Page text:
RELAY OUTPUTS IN GENERAL
Generally, protection relay outputs can be used for many different things. Most important usage for outputs in protection relay is clearly controlling the circuit breaker opening and closing coils. This can be done either directly or via auxiliary relay, especially auxiliary relay is used when multiple circuit breakers are controlled simultaneously. Other uses for relay outputs are for example interlocking of control signals, interlocking signalling between relays, protection signalling between relays and alarm signalling to RTU. This guideline concentrates to circuit breaker control with relay outputs.
Figure 1: AQ21x has as a standard 6 relay outputs which are presented in this picture. Outputs 1 to 4 are normally open type, output 5 and output SF are change-over type of output contacts.
CONTROLLING CIRCUIT BREAKER COILS WITH RELAY OUTPUTS
CIRCUIT BREAKER CONTROLLED DIRECTLY WITH RELAY OUTPUTS
Direct way to control circuit breaker opening or closing coil is wiring auxiliary voltage to protection relays relay output pins other side and then the other side to closing or opening coil of the circuit breaker via circuit breakers auxiliary contacts. The key word here is circuit breaker auxiliary contacts because they are used to prevent disturbance coming from opening or closing coil when relay output controls the coil. Using the circuit breaker auxiliary contacts also saves the lifetime of relay outputs by taking care of the inductive breaking.
Figure 2: Basic idea of circuit breaker opening coil control. When circuit breaker opens the auxiliary contact of circuit breaker cuts the inductive current to the coil and after that the protection relay output is released.
Figure 3: Connection example when trip circuit supervision is used. With this connection, the current keeps flowing to circuit breaker opening coil via the closing auxiliary contacts (52b) of the circuit breaker even after the circuit breaker is opened. This leads to a need for resistor R which will reduce the current so that the coil is not energized and the relay output does not need to cut off the coils inductive current.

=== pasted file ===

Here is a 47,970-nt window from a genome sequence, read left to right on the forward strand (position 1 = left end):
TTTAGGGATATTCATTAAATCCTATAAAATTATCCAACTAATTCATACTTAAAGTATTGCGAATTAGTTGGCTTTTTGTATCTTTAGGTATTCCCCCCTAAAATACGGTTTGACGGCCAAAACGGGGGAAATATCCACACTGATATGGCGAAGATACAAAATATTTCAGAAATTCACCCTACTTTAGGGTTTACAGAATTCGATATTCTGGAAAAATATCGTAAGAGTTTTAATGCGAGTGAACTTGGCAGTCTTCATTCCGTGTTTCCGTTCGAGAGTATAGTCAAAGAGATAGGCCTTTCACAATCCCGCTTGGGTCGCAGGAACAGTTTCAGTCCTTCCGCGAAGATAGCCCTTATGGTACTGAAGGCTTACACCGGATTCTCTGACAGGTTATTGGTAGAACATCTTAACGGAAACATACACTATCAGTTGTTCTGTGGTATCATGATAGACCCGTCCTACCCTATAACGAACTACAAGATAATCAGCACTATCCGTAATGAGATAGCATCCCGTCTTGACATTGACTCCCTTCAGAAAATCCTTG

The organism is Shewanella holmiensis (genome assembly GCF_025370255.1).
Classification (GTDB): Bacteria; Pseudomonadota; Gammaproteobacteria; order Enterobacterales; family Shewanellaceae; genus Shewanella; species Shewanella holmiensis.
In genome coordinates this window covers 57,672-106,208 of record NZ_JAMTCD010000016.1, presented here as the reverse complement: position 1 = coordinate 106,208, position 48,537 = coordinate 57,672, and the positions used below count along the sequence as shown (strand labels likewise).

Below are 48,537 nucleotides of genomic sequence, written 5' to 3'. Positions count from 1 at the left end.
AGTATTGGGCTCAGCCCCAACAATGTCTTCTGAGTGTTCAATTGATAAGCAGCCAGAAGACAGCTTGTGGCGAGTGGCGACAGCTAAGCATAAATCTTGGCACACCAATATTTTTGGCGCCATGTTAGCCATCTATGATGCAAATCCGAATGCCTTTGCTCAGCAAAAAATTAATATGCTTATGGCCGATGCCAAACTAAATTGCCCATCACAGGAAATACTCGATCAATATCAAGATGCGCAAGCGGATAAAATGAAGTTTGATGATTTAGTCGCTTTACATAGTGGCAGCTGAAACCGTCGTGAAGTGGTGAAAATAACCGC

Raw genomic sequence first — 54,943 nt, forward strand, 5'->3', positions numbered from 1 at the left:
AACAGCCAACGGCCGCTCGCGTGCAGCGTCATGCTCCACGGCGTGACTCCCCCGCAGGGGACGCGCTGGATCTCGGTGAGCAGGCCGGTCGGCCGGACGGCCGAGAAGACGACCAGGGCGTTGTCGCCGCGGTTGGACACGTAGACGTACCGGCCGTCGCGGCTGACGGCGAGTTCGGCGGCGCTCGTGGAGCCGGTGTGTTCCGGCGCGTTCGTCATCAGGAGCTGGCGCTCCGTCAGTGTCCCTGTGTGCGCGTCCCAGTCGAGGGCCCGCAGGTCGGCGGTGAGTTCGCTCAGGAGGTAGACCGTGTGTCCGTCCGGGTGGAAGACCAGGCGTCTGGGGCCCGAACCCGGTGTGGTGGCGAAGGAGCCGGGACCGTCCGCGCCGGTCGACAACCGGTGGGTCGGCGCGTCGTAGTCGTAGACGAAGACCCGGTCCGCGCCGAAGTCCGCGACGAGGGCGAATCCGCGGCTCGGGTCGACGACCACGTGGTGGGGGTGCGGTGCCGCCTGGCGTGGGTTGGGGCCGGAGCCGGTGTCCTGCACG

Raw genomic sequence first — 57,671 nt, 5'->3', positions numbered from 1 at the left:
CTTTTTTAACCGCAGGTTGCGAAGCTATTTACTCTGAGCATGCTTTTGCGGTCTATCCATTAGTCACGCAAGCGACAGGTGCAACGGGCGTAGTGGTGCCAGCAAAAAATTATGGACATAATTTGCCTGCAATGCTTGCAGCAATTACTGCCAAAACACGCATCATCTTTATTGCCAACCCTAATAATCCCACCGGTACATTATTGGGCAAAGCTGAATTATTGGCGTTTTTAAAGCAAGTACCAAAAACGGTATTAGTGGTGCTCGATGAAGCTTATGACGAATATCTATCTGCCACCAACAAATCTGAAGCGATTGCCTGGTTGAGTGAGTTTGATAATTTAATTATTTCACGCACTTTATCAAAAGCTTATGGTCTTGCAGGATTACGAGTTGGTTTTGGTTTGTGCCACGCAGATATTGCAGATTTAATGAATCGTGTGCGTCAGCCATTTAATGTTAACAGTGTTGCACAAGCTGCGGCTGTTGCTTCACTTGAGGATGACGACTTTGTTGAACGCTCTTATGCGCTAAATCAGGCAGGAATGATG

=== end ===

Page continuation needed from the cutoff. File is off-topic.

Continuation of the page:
CIRCUIT BREAKER CONTROLLED VIA AUXILIARY RELAY
When multiple circuit breakers are controlled with one relay output there is a common practise to use auxiliary relay for circuit breaker coil control and the relay output only controls the auxiliary relay coil. In this case the auxiliary relay coil inductive current comes to relay outputs and current breaking capacity and EMC capability must be ensured. For this reason, auxiliary relays must be usually equipped with surge suppressor components that will prevent the voltage rise in coil poles when relay output contact is opened.
Figure 4: Three circuit breaker opening coils controlled via auxiliary relay contacts. Auxiliary relay is controlled via relay outputs and voltage limiting resistor (varistor) is connected to auxiliary relay coil to prevent voltage peaks from coil de-energization.
USING SURGE SUPPRESSORS
WHAT IS SURGE SUPPRESSOR
Surge suppressor is a protective device that is used to prevent high voltage peaks to build-up when coil is de-energized and the magnetic field collapses causing the amount of energy stored in the coil to be released.
AQ2XX PROTECTION RELAY IMMUNITY TO ELECTROMAGNETIC DISTURBANCE
All AQ2xx protection relays are tested according to following related standards IEC 60255-26, EN 61000-4-2 class III, EN 61000-4-3 class III, EN 61000-4-4 level IV, EN 61000-4-5 level IV, EN 61000-4-6 class III. In certain cases, the disturbances are higher than in these standards and therefore using surge suppressors with AQ2xx protection relays is recommended.
APPLICATIONS WHEN SURGE SUPPRESSORS ARE RECOMMENDED
Surge suppressors are recommended when circuit breaker coil is controlled directly via relay output contact without having circuit breaker auxiliary contact series in the control circuit because in this case the energy from the coil is released to the relay output contact. Surge suppressors are also always recommended when relay outputs are used to control contactors.
DIFFERENT TYPES OF SURGE SUPPRESSORS
Diode suppressor (Only for DC)
- Suppresses the DC voltage by recirculating the current released from the coil back through the coil. The coil will consume the energy itself.
Resistor Capacitor suppressor (Only for AC)
- The resistor connected in series with capacitor limits the rate of rise of voltage (dV/dt) over the coil.
- The voltage across a capacitor cannot change instantaneously, so a decreasing transient current will flow through it for a small fraction of a second, allowing the voltage across the coil to increase more slowly.
- Resistor limits the charging current of the capacitor.
Varistor suppressor (For AC and DC)
- A varistor remains non-conductive as a shunt-mode device during normal operation when the voltage across it remains well below its "clamping voltage", but when voltage rises it comes conductive and this way prevents high voltage peaks building up.
Bidirectional peak limiting diodes (For AC and DC)
- Basically, operates same way as varistor but has faster reaction time.
- Maximum reduction of transient voltage peaks.
- Arcteq recommendation
Tested object was small magnetic contactor with following specifications:
- IEC AC-3 nominal power at 400VAC 4kW
- IEC AC-3 nominal current at 400VAC 9A
- Nominal coil voltage 220VDC
Figure 5: Voltage measured over contactor coil without surge suppression Vpeak 7.05kV
Figure 6: Voltage measured over contactor coil with surge suppression Vpeak 210V